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Calling Worldly Wise Hpcers


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You read it in a book ???? Then it MUST be true !!!

Good point Tuberider. Always best to rely upon uncorroborated hearsay that conforms to your own world view I reckon (so comforting!). Or a bb.

I also like to emotionally blackmail women so that they feel terrible if they think about returning to work.

That's my favorite thing.

Oh, except for pointing to skinny models in the papers and then making unfavorable comparisons to real life women around me.

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Good point Tuberider. Always best to rely upon uncorroborated hearsay that conforms to your own world view I reckon (so comforting!). Or a bb.

I also like to emotionally blackmail women so that they feel terrible if they think about returning to work.

That's my favorite thing.

Oh, except for pointing to skinny models in the papers and then making unfavorable comparisons to real life women around me.

I've read Freakonomics and the points made makes sense to me as well.

I suspect poverty and social exclusion hurts a child far more than having 2 working parents

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I've read Freakonomics and the points made makes sense to me as well.

I suspect poverty and social exclusion hurts a child far more than having 2 working parents

Freakanomics.... hmm.... it's not a bad book to pass time on a plane or a train, but the content is poor both in terms of both quality and quantity

Nice big size easy to handle, nice big print fills up those pages !

Before you know it you'll be finished and you can put it up there on the bookshelf with all your paolo cohelo and celebrity autobiographies. looks nice.

Let's not think too much eh

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When I was a youngster (50s and 60s) every kid's mum was at home to take them to school and pick them up. Many had part time jobs that fitted in with school hours and wouldn't have dreamt of not being there for the kids. The term "latch key kids" was coined for the very rare exception to this.

Mind you, most working class people lived in council houses then, and didn't aspire to buy.

The council housing stock is far lower than it was.

I have no 'aspirations' to buy, but if I want a decent enough house then I must. As a married woman who is pregnant I am neither a drug addict, mentally ill, disabled or a single mother. All these people are above us in the pecking order if we want to live in a council house, allowing us to live the way we want - mum looking after kids full time until they go to school.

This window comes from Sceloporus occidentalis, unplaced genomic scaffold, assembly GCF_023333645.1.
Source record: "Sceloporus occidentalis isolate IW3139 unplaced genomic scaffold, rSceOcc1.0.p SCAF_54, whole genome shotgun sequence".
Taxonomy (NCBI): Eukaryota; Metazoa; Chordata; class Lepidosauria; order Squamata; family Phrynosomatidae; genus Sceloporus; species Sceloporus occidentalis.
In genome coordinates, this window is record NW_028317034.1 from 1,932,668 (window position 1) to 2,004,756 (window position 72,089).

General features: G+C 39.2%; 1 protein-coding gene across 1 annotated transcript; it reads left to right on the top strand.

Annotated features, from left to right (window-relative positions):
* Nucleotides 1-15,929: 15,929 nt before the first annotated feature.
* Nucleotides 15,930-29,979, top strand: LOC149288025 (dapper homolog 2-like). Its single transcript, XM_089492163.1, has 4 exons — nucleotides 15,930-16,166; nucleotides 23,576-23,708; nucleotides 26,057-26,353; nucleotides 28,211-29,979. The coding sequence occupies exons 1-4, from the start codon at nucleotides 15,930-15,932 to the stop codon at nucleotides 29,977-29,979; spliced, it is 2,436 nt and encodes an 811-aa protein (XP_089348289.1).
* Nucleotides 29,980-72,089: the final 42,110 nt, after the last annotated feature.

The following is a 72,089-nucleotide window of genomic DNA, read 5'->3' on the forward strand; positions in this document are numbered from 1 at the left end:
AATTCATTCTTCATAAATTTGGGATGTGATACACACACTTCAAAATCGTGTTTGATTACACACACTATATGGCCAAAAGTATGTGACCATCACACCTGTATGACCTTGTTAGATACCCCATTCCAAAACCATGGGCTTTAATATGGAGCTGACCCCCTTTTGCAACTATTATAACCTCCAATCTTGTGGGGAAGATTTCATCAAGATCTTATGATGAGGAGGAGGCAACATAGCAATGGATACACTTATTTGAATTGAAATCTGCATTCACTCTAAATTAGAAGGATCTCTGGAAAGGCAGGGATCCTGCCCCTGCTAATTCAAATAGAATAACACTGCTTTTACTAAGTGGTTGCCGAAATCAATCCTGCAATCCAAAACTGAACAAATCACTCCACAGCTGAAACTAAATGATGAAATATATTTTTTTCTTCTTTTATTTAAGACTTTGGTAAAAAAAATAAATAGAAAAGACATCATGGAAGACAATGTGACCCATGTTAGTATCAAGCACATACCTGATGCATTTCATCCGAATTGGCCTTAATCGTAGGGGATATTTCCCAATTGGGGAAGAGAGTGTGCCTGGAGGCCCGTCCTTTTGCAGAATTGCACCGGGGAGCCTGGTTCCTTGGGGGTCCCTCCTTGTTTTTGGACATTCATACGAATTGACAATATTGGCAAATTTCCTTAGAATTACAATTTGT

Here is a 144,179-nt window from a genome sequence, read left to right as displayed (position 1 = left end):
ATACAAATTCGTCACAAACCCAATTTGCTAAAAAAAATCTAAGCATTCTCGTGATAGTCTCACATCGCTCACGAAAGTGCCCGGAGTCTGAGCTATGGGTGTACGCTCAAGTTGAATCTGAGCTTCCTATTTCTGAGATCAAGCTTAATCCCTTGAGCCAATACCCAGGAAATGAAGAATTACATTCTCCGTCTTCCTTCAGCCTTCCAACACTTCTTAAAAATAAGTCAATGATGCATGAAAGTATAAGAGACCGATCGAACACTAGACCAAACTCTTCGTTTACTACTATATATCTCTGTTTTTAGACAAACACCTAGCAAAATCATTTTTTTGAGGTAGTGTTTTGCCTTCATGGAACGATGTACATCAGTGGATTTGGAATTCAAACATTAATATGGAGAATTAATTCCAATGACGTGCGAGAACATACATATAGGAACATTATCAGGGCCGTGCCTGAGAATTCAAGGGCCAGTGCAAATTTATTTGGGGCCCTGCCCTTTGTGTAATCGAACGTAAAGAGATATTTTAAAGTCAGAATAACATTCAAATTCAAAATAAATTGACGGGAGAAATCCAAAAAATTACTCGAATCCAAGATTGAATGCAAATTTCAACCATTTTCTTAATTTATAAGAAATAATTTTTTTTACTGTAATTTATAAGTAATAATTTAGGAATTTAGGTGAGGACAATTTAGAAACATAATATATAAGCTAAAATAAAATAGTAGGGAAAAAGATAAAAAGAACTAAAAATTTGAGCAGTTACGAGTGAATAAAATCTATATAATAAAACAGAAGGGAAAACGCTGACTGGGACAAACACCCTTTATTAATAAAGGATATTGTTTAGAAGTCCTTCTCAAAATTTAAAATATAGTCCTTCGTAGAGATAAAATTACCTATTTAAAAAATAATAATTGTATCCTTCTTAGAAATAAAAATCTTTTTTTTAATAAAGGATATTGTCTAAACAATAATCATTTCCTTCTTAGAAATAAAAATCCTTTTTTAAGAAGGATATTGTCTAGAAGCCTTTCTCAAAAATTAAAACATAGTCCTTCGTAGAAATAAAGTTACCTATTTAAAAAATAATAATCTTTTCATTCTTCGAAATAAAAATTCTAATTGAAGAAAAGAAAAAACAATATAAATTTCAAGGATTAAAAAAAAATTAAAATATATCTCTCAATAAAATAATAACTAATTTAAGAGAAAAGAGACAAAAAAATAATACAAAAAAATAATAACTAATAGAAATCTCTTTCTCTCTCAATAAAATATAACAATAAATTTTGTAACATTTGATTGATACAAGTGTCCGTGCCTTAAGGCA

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The council housing stock is far lower than it was.

I have no 'aspirations' to buy, but if I want a decent enough house then I must. As a married woman who is pregnant I am neither a drug addict, mentally ill, disabled or a single mother. All these people are above us in the pecking order if we want to live in a council house, allowing us to live the way we want - mum looking after kids full time until they go to school.

This thread was to raise the profile and highlight the predicament of mothers (young families) in modern Britain. BLight - I wish you well but I fear that the financial forces at work in Britain (the world?) don't care about you or any FTB or young family. The needs of those with money already, outweigh the needs of the next generation and those charged with nurturing it. This is Capitalism at its finest.

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QUOTE(aussieboy @ May 8 2006, 07:48 PM)

I received plenty... but I'm a bit of a rationalist too.

So how have you rationalised the good in the current situation? How can it be rational to deny women(men) the choice to be around for their child in its formative years and beyond?

Are house prices forcing Australians to accept the new deal about being a parent then? Are they happy to give up their babies everyday to pay the bank? Is this the way it is going to be for ever more? If the needs of people don't matter we might as well give up now. One thing's for sure the market makers don't give a ****.